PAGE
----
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NHVR calls to ‘accelerate’ PBS reform

Bruce Rock Engineering super quad

The National Heavy Vehicle Regulator has called on the federal government to act fast on reform for the Performance Based Standards (PBS) scheme in a recently released paper.

‘Removing Roadblocks to Reform’ outlines the limitations of the PBS scheme, which the NHVR believes is too rigid, calling for the ability to have proposals heard to amend the standards based on industry feedback.

NHVR chief safety and productivity officer David Hourigan says the regulator would be committed to working alongside industry and government to create PBS changes.

“The ‘Removing Roadblocks to Reform’ paper outlines how we can work hand-in-hand with our partners to remove barriers to the productivity potential of the heavy vehicle industry,” Hourigan says.

“This will help us accelerate the transition to a younger and less polluting heavy vehicle fleet, and most importantly, save lives.

“Right now in Australia, the safest, most productive, and lower emission heavy vehicles face more barriers to get on the road than a standard ‘prescriptive’ heavy vehicle, and as a result, we are seeing higher emissions, loss of productivity benefits and most concerningly, more fatalities.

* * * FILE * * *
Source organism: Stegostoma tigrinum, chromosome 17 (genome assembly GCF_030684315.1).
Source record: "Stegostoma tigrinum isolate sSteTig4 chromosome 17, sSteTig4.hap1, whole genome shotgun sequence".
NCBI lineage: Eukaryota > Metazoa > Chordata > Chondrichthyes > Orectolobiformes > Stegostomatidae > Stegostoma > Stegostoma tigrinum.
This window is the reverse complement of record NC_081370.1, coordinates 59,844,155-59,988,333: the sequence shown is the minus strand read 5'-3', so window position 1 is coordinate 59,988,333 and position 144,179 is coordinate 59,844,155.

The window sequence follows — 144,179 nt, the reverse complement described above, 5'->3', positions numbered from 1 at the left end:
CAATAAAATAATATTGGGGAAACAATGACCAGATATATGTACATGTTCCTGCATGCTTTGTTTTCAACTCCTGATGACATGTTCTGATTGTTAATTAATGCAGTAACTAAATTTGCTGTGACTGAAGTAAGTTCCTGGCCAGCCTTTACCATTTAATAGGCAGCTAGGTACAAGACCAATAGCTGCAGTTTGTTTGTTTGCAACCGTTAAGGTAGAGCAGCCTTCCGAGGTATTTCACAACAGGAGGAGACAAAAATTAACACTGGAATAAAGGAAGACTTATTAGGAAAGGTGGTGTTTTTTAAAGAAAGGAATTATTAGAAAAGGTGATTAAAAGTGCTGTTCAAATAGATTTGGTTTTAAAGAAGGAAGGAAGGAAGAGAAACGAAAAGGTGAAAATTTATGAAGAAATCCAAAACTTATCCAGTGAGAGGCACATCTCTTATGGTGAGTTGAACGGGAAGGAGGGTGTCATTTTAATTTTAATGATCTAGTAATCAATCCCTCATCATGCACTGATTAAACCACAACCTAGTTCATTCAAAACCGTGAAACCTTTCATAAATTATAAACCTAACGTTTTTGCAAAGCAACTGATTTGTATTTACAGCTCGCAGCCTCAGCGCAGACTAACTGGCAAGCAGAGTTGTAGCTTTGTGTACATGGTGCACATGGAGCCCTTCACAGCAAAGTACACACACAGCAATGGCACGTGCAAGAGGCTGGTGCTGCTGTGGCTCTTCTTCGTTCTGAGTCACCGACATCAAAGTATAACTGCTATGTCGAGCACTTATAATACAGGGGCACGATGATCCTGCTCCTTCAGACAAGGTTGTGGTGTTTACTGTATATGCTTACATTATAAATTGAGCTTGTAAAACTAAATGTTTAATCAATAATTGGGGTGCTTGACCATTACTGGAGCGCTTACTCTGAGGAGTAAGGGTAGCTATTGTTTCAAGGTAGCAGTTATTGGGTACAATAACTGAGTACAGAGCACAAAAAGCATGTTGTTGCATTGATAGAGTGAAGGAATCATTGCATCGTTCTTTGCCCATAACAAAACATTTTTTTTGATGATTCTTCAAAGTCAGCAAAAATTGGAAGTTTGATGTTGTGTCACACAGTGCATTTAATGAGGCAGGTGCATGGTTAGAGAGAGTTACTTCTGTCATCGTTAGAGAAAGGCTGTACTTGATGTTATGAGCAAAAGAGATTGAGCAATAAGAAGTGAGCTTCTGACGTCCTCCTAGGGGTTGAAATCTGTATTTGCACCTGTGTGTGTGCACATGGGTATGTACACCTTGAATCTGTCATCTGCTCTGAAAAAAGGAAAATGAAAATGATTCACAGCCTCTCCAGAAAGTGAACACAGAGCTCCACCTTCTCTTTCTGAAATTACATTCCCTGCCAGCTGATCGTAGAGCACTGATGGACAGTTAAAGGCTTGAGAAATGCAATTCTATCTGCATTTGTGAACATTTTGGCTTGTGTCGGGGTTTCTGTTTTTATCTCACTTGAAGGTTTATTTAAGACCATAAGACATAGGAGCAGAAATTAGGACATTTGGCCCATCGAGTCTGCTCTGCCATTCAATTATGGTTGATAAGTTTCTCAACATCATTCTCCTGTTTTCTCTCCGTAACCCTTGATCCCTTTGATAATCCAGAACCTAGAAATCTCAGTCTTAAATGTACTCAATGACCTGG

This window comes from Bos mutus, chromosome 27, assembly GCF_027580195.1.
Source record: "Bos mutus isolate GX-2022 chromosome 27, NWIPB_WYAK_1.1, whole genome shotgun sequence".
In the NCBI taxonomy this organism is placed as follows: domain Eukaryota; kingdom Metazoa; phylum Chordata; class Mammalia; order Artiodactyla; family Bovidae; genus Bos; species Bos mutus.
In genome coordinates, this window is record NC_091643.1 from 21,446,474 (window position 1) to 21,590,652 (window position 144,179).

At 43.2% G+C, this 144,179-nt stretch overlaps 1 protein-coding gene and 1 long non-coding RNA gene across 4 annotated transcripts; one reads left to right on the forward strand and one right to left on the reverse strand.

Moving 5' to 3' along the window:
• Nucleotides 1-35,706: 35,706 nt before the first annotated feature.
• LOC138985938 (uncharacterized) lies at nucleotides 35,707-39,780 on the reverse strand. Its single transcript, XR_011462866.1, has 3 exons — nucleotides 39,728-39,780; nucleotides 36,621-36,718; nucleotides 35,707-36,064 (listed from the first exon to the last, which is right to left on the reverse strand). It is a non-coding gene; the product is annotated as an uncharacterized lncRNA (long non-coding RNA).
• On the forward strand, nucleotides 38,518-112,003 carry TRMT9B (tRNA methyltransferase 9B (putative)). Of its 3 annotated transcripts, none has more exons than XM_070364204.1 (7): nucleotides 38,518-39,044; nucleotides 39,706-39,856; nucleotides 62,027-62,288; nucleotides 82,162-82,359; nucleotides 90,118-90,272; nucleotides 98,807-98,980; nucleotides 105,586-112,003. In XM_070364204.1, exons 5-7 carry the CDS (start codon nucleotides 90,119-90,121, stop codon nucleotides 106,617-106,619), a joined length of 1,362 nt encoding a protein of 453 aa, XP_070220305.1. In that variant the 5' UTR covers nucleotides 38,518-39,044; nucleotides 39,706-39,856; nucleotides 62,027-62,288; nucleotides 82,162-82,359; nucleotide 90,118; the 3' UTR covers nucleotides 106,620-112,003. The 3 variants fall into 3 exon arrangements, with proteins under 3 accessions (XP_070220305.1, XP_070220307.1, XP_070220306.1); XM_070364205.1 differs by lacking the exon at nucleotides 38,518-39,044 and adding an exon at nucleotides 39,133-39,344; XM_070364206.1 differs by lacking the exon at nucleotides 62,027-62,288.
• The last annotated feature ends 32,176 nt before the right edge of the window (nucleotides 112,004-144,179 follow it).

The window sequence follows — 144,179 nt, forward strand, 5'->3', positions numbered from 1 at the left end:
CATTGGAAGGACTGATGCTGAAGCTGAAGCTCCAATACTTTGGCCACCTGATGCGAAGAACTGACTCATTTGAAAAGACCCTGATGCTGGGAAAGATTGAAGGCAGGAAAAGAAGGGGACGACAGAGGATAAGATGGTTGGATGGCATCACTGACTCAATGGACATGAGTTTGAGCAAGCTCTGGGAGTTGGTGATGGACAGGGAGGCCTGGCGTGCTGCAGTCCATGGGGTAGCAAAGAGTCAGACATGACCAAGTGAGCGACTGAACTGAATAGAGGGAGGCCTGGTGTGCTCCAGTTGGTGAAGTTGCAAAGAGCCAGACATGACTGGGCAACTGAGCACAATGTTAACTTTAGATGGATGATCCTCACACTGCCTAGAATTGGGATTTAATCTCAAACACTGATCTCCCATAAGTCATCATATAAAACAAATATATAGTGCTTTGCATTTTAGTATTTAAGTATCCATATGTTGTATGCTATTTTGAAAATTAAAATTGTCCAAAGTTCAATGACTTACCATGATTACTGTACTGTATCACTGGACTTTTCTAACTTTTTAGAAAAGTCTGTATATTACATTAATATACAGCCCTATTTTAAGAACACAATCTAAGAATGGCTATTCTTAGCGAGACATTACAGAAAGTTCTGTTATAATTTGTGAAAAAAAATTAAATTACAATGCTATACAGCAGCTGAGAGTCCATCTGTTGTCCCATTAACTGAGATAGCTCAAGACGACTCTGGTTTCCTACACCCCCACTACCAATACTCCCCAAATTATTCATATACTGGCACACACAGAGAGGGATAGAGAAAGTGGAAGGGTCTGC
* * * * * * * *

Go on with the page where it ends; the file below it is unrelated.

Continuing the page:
“We need to modernise the PBS scheme, and to do this we must change the Heavy Vehicle National Law (HVNL).

“We seek to work with government and industry to reset the PBS scheme’s policy settings and update the PBS standards.”

Part of this call for change is the NHVR’s believes that the PBS scheme has failed to deliver what it promised, being a pathway for changes and innovations in heavy vehicle safety technology.

Through the ‘Removing Roadblocks to Reform’ paper, it says it is calling for amendments to the HVNL to allow for mature and proven PBS vehicles to transition to the prescriptive vehicle fleet.

It wants to see the initial aims of the scheme met – to improve freight productivity, to reduce the impact of CO2 emissions in Australia and minimise road trauma with safer vehicles.

“Rather than allowing for new truck designs, it is dominated by more or less of the same vehicles,” Hourigan says.

“Of more than 20,000 PBS combinations on Australia’s roads, almost half consist of one vehicle type – the truck and dog combination.”

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